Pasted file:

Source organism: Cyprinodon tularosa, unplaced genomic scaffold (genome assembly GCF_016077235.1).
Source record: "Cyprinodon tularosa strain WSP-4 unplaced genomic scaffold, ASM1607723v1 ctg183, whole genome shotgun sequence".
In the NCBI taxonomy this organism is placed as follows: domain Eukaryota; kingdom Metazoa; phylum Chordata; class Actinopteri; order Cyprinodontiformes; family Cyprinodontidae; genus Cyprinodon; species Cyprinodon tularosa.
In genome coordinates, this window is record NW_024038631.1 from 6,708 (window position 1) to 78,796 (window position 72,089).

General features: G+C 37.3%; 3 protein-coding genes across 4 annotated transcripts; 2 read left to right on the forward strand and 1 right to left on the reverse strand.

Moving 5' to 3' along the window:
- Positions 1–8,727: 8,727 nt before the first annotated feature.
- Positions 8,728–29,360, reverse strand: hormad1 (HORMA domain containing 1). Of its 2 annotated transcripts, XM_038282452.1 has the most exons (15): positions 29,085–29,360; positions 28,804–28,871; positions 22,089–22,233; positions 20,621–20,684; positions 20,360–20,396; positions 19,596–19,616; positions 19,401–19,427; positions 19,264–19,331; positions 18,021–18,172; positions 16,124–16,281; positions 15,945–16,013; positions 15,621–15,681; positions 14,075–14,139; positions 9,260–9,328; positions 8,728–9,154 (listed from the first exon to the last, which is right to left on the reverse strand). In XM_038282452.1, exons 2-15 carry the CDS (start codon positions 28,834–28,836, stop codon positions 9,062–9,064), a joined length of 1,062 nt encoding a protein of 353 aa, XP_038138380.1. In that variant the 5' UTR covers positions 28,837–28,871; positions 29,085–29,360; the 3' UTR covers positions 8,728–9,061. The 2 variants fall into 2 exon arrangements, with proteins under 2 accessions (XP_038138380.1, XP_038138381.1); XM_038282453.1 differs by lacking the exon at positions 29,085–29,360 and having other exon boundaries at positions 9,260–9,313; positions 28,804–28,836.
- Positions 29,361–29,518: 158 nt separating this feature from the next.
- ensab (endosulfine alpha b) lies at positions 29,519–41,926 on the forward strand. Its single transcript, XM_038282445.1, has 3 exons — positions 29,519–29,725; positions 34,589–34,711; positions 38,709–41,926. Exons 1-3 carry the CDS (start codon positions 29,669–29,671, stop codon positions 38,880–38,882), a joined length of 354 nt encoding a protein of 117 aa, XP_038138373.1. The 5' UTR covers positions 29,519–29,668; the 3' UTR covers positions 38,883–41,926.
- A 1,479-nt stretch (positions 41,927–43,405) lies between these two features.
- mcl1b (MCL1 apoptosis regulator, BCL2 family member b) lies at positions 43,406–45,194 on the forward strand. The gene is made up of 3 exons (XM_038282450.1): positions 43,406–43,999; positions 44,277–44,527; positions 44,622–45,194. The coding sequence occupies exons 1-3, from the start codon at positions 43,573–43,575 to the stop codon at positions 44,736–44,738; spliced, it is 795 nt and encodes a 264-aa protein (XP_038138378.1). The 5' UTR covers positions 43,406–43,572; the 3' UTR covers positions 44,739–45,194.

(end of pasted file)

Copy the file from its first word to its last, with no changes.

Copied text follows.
Source organism: Cyprinodon tularosa, unplaced genomic scaffold (genome assembly GCF_016077235.1).
Source record: "Cyprinodon tularosa strain WSP-4 unplaced genomic scaffold, ASM1607723v1 ctg183, whole genome shotgun sequence".
In the NCBI taxonomy this organism is placed as follows: domain Eukaryota; kingdom Metazoa; phylum Chordata; class Actinopteri; order Cyprinodontiformes; family Cyprinodontidae; genus Cyprinodon; species Cyprinodon tularosa.
In genome coordinates, this window is record NW_024038631.1 from 6,708 (window position 1) to 78,796 (window position 72,089).

General features: G+C 37.3%; 3 protein-coding genes across 4 annotated transcripts; 2 read left to right on the forward strand and 1 right to left on the reverse strand.

Moving 5' to 3' along the window:
- Positions 1–8,727: 8,727 nt before the first annotated feature.
- Positions 8,728–29,360, reverse strand: hormad1 (HORMA domain containing 1). Of its 2 annotated transcripts, XM_038282452.1 has the most exons (15): positions 29,085–29,360; positions 28,804–28,871; positions 22,089–22,233; positions 20,621–20,684; positions 20,360–20,396; positions 19,596–19,616; positions 19,401–19,427; positions 19,264–19,331; positions 18,021–18,172; positions 16,124–16,281; positions 15,945–16,013; positions 15,621–15,681; positions 14,075–14,139; positions 9,260–9,328; positions 8,728–9,154 (listed from the first exon to the last, which is right to left on the reverse strand). In XM_038282452.1, exons 2-15 carry the CDS (start codon positions 28,834–28,836, stop codon positions 9,062–9,064), a joined length of 1,062 nt encoding a protein of 353 aa, XP_038138380.1. In that variant the 5' UTR covers positions 28,837–28,871; positions 29,085–29,360; the 3' UTR covers positions 8,728–9,061. The 2 variants fall into 2 exon arrangements, with proteins under 2 accessions (XP_038138380.1, XP_038138381.1); XM_038282453.1 differs by lacking the exon at positions 29,085–29,360 and having other exon boundaries at positions 9,260–9,313; positions 28,804–28,836.
- Positions 29,361–29,518: 158 nt separating this feature from the next.
- ensab (endosulfine alpha b) lies at positions 29,519–41,926 on the forward strand. Its single transcript, XM_038282445.1, has 3 exons — positions 29,519–29,725; positions 34,589–34,711; positions 38,709–41,926. Exons 1-3 carry the CDS (start codon positions 29,669–29,671, stop codon positions 38,880–38,882), a joined length of 354 nt encoding a protein of 117 aa, XP_038138373.1. The 5' UTR covers positions 29,519–29,668; the 3' UTR covers positions 38,883–41,926.
- A 1,479-nt stretch (positions 41,927–43,405) lies between these two features.
- mcl1b (MCL1 apoptosis regulator, BCL2 family member b) lies at positions 43,406–45,194 on the forward strand. The gene is made up of 3 exons (XM_038282450.1): positions 43,406–43,999; positions 44,277–44,527; positions 44,622–45,194. The coding sequence occupies exons 1-3, from the start codon at positions 43,573–43,575 to the stop codon at positions 44,736–44,738; spliced, it is 795 nt and encodes a 264-aa protein (XP_038138378.1). The 5' UTR covers positions 43,406–43,572; the 3' UTR covers positions 44,739–45,194.